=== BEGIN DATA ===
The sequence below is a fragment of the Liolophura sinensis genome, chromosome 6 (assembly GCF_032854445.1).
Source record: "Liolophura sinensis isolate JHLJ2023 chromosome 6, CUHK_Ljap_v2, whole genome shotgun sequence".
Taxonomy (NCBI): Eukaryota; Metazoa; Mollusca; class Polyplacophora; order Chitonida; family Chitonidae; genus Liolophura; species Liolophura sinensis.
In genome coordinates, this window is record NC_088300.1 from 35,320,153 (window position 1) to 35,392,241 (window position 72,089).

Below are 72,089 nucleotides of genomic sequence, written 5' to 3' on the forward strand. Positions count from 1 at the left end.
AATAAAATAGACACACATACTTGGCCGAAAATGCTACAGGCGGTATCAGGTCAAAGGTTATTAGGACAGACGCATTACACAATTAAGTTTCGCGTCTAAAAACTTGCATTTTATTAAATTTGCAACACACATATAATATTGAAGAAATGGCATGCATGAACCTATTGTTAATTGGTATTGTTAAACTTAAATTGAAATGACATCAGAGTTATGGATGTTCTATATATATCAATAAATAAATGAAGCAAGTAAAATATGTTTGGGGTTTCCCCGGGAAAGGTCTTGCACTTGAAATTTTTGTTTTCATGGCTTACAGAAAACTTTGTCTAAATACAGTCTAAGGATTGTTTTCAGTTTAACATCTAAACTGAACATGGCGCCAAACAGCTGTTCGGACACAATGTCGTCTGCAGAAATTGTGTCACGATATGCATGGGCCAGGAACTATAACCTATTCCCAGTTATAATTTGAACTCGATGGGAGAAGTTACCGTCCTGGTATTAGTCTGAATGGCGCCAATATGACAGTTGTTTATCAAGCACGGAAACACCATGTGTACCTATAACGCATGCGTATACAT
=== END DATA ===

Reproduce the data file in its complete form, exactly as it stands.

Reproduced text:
The sequence below is a fragment of the Liolophura sinensis genome, chromosome 6 (assembly GCF_032854445.1).
Source record: "Liolophura sinensis isolate JHLJ2023 chromosome 6, CUHK_Ljap_v2, whole genome shotgun sequence".
Taxonomy (NCBI): Eukaryota; Metazoa; Mollusca; class Polyplacophora; order Chitonida; family Chitonidae; genus Liolophura; species Liolophura sinensis.
In genome coordinates, this window is record NC_088300.1 from 35,320,153 (window position 1) to 35,392,241 (window position 72,089).

Below are 72,089 nucleotides of genomic sequence, written 5' to 3' on the forward strand. Positions count from 1 at the left end.
AATAAAATAGACACACATACTTGGCCGAAAATGCTACAGGCGGTATCAGGTCAAAGGTTATTAGGACAGACGCATTACACAATTAAGTTTCGCGTCTAAAAACTTGCATTTTATTAAATTTGCAACACACATATAATATTGAAGAAATGGCATGCATGAACCTATTGTTAATTGGTATTGTTAAACTTAAATTGAAATGACATCAGAGTTATGGATGTTCTATATATATCAATAAATAAATGAAGCAAGTAAAATATGTTTGGGGTTTCCCCGGGAAAGGTCTTGCACTTGAAATTTTTGTTTTCATGGCTTACAGAAAACTTTGTCTAAATACAGTCTAAGGATTGTTTTCAGTTTAACATCTAAACTGAACATGGCGCCAAACAGCTGTTCGGACACAATGTCGTCTGCAGAAATTGTGTCACGATATGCATGGGCCAGGAACTATAACCTATTCCCAGTTATAATTTGAACTCGATGGGAGAAGTTACCGTCCTGGTATTAGTCTGAATGGCGCCAATATGACAGTTGTTTATCAAGCACGGAAACACCATGTGTACCTATAACGCATGCGTATACAT